Planning Tax Filing for the Newlywed. Married Filing Jointly
As a newlywed, it’s important to be aware of how your married status can impact your taxes. Several key ways married filing jointly or separately can affect your tax situation. Knowing this information can help you make the best decision for your circumstances.
If you were married since December 31, 2021, you are considered married for the full year and can file your taxes as Married Filing Jointly or Married Filing Separately. For most married couples, filing jointly is more tax advantageous. However, there may be reasons to file separately that make more sense for your specific situation. Use our PriorTax.com Tax Calculator tool to find out which filing status you should use on your next tax return.
For many newlywed couples, married filing jointly is the best option. This can provide significant tax breaks, like a larger standard deduction. However, there are some situations where it may be better to file separately. For example, if one spouse has high medical expenses, or if you want to keep your liabilities separate (debt, alimony, etc.), then filing separately could be the right choice. Ultimately, the best filing status for you depends on your unique circumstances.
So, if you are married, you have the option to file your taxes jointly or separately. If you choose to married filing jointly, both you and your spouse will report your income, deductions, and credits on the same tax return. You will both be responsible for each other’s tax liability. This means that if your spouse owes any taxes, penalties, or interest, you will be responsible for paying them, even if you had no income on the return.
If you believe you should not be held responsible for some of your spouse’s tax liability, you may qualify for Innocent Spouse Relief. Alternatively, if one spouse is not responsible for the other spouse’s debts, they may be able to request a portion of the IRS tax refund from the IRS. This is known as Injured Spouse relief.
Keep in mind that even if only one spouse works or has taxable income, you can still select married filing jointly status. But if you do so, you cannot claim your spouse as a dependent on your tax return.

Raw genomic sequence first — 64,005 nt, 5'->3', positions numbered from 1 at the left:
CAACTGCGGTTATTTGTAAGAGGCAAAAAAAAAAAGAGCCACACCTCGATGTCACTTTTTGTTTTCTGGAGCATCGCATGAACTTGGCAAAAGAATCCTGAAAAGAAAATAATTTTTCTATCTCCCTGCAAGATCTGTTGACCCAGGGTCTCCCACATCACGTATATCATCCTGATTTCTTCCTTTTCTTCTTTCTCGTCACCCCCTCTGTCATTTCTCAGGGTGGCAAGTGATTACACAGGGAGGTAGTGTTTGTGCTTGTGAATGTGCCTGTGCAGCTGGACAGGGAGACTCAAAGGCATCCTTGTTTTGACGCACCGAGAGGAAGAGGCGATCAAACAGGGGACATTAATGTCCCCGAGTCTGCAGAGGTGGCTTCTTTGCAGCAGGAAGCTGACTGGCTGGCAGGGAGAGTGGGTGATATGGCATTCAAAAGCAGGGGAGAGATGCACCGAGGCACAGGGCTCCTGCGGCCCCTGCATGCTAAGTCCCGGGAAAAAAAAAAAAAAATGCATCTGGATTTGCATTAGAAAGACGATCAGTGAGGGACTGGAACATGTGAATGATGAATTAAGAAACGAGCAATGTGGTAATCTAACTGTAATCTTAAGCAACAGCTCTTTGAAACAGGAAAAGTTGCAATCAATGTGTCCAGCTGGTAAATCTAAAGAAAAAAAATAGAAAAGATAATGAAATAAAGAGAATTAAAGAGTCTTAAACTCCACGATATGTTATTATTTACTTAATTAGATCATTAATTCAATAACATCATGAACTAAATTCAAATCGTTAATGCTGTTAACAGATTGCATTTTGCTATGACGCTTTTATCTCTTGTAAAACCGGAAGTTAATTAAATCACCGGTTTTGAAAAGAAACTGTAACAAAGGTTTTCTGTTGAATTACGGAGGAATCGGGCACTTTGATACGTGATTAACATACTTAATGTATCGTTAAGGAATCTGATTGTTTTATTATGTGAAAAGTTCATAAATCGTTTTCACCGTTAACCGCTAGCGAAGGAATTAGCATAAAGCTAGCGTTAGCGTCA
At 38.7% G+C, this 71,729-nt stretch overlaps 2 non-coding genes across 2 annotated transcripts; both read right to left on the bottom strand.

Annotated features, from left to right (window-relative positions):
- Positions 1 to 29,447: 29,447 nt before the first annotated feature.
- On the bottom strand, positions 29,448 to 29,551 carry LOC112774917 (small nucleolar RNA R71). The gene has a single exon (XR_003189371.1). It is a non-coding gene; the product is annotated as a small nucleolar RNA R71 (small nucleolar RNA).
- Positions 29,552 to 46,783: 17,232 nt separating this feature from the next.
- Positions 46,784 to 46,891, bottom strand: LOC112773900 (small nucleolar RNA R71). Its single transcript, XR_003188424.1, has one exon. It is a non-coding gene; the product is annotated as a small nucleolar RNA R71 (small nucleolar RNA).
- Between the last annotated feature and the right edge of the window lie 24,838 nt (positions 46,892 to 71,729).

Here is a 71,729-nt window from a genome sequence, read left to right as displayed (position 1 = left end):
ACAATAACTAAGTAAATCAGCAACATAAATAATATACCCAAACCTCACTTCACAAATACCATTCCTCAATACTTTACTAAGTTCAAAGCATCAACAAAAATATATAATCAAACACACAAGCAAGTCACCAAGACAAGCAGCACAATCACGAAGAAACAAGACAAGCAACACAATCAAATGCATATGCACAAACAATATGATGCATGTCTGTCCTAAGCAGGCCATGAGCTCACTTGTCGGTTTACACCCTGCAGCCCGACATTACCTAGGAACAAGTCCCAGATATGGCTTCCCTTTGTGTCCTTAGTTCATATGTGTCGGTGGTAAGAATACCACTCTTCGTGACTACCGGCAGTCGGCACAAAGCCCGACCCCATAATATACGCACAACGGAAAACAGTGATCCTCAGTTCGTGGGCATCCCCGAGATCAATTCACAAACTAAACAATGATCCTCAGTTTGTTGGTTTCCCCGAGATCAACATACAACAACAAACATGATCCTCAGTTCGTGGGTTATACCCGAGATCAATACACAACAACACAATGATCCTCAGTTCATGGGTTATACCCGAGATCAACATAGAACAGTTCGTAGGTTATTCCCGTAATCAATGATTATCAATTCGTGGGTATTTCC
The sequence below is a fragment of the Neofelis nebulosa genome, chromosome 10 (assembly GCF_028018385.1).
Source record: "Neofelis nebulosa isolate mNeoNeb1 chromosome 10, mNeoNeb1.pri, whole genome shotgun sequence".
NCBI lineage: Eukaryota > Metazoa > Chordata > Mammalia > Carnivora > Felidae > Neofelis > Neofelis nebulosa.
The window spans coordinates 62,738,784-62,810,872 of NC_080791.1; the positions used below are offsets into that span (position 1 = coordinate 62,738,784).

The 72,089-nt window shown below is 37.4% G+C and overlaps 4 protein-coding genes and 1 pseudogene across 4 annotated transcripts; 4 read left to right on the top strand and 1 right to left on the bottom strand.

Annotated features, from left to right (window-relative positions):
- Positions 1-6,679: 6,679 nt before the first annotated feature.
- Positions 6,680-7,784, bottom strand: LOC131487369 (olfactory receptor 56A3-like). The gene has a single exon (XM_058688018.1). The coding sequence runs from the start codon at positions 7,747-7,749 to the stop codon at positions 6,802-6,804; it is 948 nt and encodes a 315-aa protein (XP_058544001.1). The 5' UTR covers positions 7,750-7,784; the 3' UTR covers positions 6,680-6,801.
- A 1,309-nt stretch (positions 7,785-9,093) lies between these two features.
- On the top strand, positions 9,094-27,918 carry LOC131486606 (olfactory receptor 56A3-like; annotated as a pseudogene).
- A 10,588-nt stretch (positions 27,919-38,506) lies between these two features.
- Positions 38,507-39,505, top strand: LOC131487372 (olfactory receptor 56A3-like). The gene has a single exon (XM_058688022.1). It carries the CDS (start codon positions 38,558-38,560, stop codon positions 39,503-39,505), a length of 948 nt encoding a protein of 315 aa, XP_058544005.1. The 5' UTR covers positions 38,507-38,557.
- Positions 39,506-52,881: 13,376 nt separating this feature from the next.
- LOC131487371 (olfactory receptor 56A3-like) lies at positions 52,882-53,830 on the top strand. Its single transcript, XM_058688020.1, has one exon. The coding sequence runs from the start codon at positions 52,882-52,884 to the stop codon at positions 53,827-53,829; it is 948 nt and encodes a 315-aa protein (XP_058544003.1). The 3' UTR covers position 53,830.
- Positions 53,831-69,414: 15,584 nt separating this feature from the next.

2022 Tax Brackets Married Filing Jointly.
Tax brackets are based on your taxable income, which you receive after taking all of the money you make and subtracting any tax breaks you are entitled to. This is the tax bracket where your final dollar of income falls, and thus, the highest tax rate you will pay. With the marginal tax rate, you pay this rate only on the amount of your income that falls within a specific bracket.
This pattern continues as your income grows, adding up the amount taxable in each bracket up to the next higher threshold. Incremental amounts of your income are taxed at varying rates, with rates increasing as you reach each of the current system’s seven marginal levels.
You can determine which tax bracket you are in by dividing the amount of income you owe into each applicable bracket. Here are the tax brackets for the 2021 and 2022 tax years and how you can calculate which bracket applies to your taxable income. To calculate your effective tax rate, take the total amount of taxes you pay and divide this number by your taxable income.
Your effective tax rate will be far lower than your rate on your tax bracket, which is claimed on just your highest-end earnings. Whether you make $40,000, $400,000, or $40 million in annual income, the top $10,000 earned is taxed at the same rate (10 percent).
You pay 10% of your taxable income up to $9,875, 12 % of amounts between $9,876 and $40,125, and 22% of amounts above that ($85,525). That leaves just $3,625 of your income — that is, anything above $86,375 — taxed at a rate of 24 percent, for a total tax bill of $870. After that $30, the next $45,850 of your income ($40,526 to $ 86,375) is taxed at the 22 % rate, which comes to $10,087 in taxes.